Alex describes his fondness for late nights this way…
“Dad, I’ve got things I want to do.”
His “things” include mastering every video game he owns, watching any number of movies in his collection, or catching up on DVR recordings of Fallon and Kimmel. They include building Legos, drawing superheroes, or writing in his Darth Vader journal. They include laughing with YouTube gamers Pewdiepie, Ninjahiga, Smosh, Tobuscus, or Jacksepticeye, to name a few (note: if you are unfamiliar, millions follow these guys). To put it mildly, Alex keeps himself occupied and lives each day to the fullest.
It’s always amusing to see his friends try to keep pace. They arrive for weekend sleepovers full of energy and determination to play games alongside Alex until the wee hours. They hoot and holler as friends do, ask for more water or snacks, and swear they’re wide awake when I periodically check on them. Our house echoes with the familiar “OHHHHHHHHH!!” for every Madden 2016 touchdown, Mortal Kombat dissection, or Grand Theft Auto driving demonstration, while Kristy and I sit downstairs and enjoy classic rock and our traditional Friday Night pizza and beer.
Not long after midnight, however, when Alex is just getting warmed up, his friends typically drop like flies. Despite Alex’s pleas for company, his friends succumb after being up since the crack of dawn like most school-aged kids. Alex will then call for me to help with something or another. When I enter his room, he’ll nod toward his friend and shake his head as if to say lightweight! I’ll chuckle with him, place a blanket on his friend, and help with the endless list of something or anothers.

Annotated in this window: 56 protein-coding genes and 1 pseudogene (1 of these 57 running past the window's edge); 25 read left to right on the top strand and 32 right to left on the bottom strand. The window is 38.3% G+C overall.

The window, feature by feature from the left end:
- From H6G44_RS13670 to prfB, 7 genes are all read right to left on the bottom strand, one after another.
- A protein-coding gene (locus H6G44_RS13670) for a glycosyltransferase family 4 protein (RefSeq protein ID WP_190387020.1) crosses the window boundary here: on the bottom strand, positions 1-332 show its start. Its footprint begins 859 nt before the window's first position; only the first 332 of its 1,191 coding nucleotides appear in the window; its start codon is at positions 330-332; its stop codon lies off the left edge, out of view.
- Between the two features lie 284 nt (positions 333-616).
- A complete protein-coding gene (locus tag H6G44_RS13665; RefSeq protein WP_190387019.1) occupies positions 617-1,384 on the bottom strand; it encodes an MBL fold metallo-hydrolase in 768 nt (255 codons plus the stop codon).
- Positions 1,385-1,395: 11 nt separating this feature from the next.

Alex’s requests come in bunches, and typically include scratching itches, lifting him higher on his incline bed because he has slouched while playing video games, or fixing his constant wedgie. They’ll include smoothing a crumbled bedsheet beneath his back, removing an irritating bread crumb that somehow found its way beneath him, or straightening his bowed legs. He’ll ask me to put a different game or movie in the PS4, set up his laptop so he can watch his YouTube gamers, or arrange a tray so he can work on his latest Lego project or journal entry. I’ll serve his needs, then head back to bed. I’ll place my cell phone on the nightstand, and get some sleep before his next guaranteed call for help.
When that call comes, he’ll usually want more water to drink, a snack, or a salami and mustard sandwich. Or, he’ll need me to switch out a game or movie, grab a book or magazine for him to read, or need me to find (always small) Lego pieces dropped somewhere in his sheets or under his bed. Sometimes, however, he’ll bypass the phone call and simply yell, which is what he did recently. But, I’ll get to that.
Although Alex is social, I am certain he would rather NOT call for help. I am sure he would love to do things on his own, if he could. He is a very determined kid and has “things he wants to do,” remember? That can be frustrating when you rely on others for nearly everything. Alex cannot help himself beyond a small radius around his chest, and that radius shrinks every day. To give you an idea of his immobility, consider:
- Being unable to scratch itches or soothe reddened skin beneath a tight waistband;
- Feeling uncomfortable from stillness, but being unable to move your body;
- Needing help for anything beyond arm’s reach or weighing more than a couple pounds;
- Needing others to completely dress you while you lie in bed;
- Needing assistance to use the restroom while you lie in bed;
- Needing others to turn you when you sleep;
- Needing assistance to hold and balance a book or menu;
- Relying on others to help you eat and drink;